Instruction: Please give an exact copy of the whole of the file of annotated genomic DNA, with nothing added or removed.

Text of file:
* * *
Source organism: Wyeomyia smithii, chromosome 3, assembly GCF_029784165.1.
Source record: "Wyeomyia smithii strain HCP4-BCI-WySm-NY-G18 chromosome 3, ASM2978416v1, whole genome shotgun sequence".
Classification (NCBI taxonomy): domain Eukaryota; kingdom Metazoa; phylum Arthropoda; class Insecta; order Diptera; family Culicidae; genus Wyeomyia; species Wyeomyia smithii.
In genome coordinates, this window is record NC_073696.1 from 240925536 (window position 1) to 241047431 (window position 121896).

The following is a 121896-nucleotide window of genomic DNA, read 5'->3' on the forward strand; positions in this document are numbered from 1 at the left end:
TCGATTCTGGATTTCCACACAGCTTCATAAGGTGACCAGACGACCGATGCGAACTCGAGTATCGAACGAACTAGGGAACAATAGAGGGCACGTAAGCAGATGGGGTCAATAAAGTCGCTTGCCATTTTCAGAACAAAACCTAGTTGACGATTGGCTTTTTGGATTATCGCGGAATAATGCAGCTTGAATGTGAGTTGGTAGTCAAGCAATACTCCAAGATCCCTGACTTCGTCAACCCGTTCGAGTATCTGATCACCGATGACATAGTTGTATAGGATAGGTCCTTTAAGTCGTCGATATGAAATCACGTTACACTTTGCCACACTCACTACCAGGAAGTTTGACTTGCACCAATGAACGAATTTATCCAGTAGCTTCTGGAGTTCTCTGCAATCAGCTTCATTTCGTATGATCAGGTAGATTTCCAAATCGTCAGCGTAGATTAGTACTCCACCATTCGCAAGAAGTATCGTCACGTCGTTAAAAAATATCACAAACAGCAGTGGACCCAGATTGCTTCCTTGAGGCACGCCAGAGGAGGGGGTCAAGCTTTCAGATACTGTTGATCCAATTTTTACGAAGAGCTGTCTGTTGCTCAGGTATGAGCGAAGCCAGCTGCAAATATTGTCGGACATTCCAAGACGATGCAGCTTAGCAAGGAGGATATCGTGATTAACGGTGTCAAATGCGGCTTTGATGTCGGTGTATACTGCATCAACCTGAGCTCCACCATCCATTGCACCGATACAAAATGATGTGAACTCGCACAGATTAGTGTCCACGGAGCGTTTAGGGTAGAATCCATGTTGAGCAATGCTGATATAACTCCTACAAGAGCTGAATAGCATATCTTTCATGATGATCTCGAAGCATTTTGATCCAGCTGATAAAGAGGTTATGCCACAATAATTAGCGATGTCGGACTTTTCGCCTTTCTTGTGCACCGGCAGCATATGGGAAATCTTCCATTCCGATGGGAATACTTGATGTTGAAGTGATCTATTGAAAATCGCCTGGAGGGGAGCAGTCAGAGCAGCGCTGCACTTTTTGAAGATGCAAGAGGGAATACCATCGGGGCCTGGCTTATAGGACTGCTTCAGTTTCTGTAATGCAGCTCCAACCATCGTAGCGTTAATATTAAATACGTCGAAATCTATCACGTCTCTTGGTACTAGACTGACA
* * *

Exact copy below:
Source organism: Wyeomyia smithii, chromosome 3, assembly GCF_029784165.1.
Source record: "Wyeomyia smithii strain HCP4-BCI-WySm-NY-G18 chromosome 3, ASM2978416v1, whole genome shotgun sequence".
Classification (NCBI taxonomy): domain Eukaryota; kingdom Metazoa; phylum Arthropoda; class Insecta; order Diptera; family Culicidae; genus Wyeomyia; species Wyeomyia smithii.
In genome coordinates, this window is record NC_073696.1 from 240925536 (window position 1) to 241047431 (window position 121896).

The following is a 121896-nucleotide window of genomic DNA, read 5'->3' on the forward strand; positions in this document are numbered from 1 at the left end:
TCGATTCTGGATTTCCACACAGCTTCATAAGGTGACCAGACGACCGATGCGAACTCGAGTATCGAACGAACTAGGGAACAATAGAGGGCACGTAAGCAGATGGGGTCAATAAAGTCGCTTGCCATTTTCAGAACAAAACCTAGTTGACGATTGGCTTTTTGGATTATCGCGGAATAATGCAGCTTGAATGTGAGTTGGTAGTCAAGCAATACTCCAAGATCCCTGACTTCGTCAACCCGTTCGAGTATCTGATCACCGATGACATAGTTGTATAGGATAGGTCCTTTAAGTCGTCGATATGAAATCACGTTACACTTTGCCACACTCACTACCAGGAAGTTTGACTTGCACCAATGAACGAATTTATCCAGTAGCTTCTGGAGTTCTCTGCAATCAGCTTCATTTCGTATGATCAGGTAGATTTCCAAATCGTCAGCGTAGATTAGTACTCCACCATTCGCAAGAAGTATCGTCACGTCGTTAAAAAATATCACAAACAGCAGTGGACCCAGATTGCTTCCTTGAGGCACGCCAGAGGAGGGGGTCAAGCTTTCAGATACTGTTGATCCAATTTTTACGAAGAGCTGTCTGTTGCTCAGGTATGAGCGAAGCCAGCTGCAAATATTGTCGGACATTCCAAGACGATGCAGCTTAGCAAGGAGGATATCGTGATTAACGGTGTCAAATGCGGCTTTGATGTCGGTGTATACTGCATCAACCTGAGCTCCACCATCCATTGCACCGATACAAAATGATGTGAACTCGCACAGATTAGTGTCCACGGAGCGTTTAGGGTAGAATCCATGTTGAGCAATGCTGATATAACTCCTACAAGAGCTGAATAGCATATCTTTCATGATGATCTCGAAGCATTTTGATCCAGCTGATAAAGAGGTTATGCCACAATAATTAGCGATGTCGGACTTTTCGCCTTTCTTGTGCACCGGCAGCATATGGGAAATCTTCCATTCCGATGGGAATACTTGATGTTGAAGTGATCTATTGAAAATCGCCTGGAGGGGAGCAGTCAGAGCAGCGCTGCACTTTTTGAAGATGCAAGAGGGAATACCATCGGGGCCTGGCTTATAGGACTGCTTCAGTTTCTGTAATGCAGCTCCAACCATCGTAGCGTTAATATTAAATACGTCGAAATCTATCACGTCTCTTGGTACTAGACTGACA